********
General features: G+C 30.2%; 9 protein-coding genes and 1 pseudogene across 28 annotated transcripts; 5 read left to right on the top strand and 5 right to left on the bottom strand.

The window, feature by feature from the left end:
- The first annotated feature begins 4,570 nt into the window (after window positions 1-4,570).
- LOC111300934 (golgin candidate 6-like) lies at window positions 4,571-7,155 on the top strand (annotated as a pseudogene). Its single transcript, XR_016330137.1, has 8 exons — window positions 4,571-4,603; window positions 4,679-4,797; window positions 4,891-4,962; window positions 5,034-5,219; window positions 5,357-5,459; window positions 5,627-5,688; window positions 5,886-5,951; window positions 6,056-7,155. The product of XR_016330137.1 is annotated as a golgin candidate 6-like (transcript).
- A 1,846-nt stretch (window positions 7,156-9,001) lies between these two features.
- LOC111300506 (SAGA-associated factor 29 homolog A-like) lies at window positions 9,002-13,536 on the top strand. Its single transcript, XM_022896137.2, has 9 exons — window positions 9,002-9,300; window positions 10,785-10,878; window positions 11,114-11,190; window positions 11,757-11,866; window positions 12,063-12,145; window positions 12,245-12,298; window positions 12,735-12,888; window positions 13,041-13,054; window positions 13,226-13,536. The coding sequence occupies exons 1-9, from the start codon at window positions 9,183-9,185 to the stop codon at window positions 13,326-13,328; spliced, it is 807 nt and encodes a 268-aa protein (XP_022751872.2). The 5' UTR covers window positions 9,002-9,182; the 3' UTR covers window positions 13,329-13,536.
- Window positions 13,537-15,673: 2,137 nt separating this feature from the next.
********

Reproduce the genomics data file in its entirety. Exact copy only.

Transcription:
General features: G+C 30.2%; 9 protein-coding genes and 1 pseudogene across 28 annotated transcripts; 5 read left to right on the top strand and 5 right to left on the bottom strand.

The window, feature by feature from the left end:
- The first annotated feature begins 4,570 nt into the window (after window positions 1-4,570).
- LOC111300934 (golgin candidate 6-like) lies at window positions 4,571-7,155 on the top strand (annotated as a pseudogene). Its single transcript, XR_016330137.1, has 8 exons — window positions 4,571-4,603; window positions 4,679-4,797; window positions 4,891-4,962; window positions 5,034-5,219; window positions 5,357-5,459; window positions 5,627-5,688; window positions 5,886-5,951; window positions 6,056-7,155. The product of XR_016330137.1 is annotated as a golgin candidate 6-like (transcript).
- A 1,846-nt stretch (window positions 7,156-9,001) lies between these two features.
- LOC111300506 (SAGA-associated factor 29 homolog A-like) lies at window positions 9,002-13,536 on the top strand. Its single transcript, XM_022896137.2, has 9 exons — window positions 9,002-9,300; window positions 10,785-10,878; window positions 11,114-11,190; window positions 11,757-11,866; window positions 12,063-12,145; window positions 12,245-12,298; window positions 12,735-12,888; window positions 13,041-13,054; window positions 13,226-13,536. The coding sequence occupies exons 1-9, from the start codon at window positions 9,183-9,185 to the stop codon at window positions 13,326-13,328; spliced, it is 807 nt and encodes a 268-aa protein (XP_022751872.2). The 5' UTR covers window positions 9,002-9,182; the 3' UTR covers window positions 13,329-13,536.
- Window positions 13,537-15,673: 2,137 nt separating this feature from the next.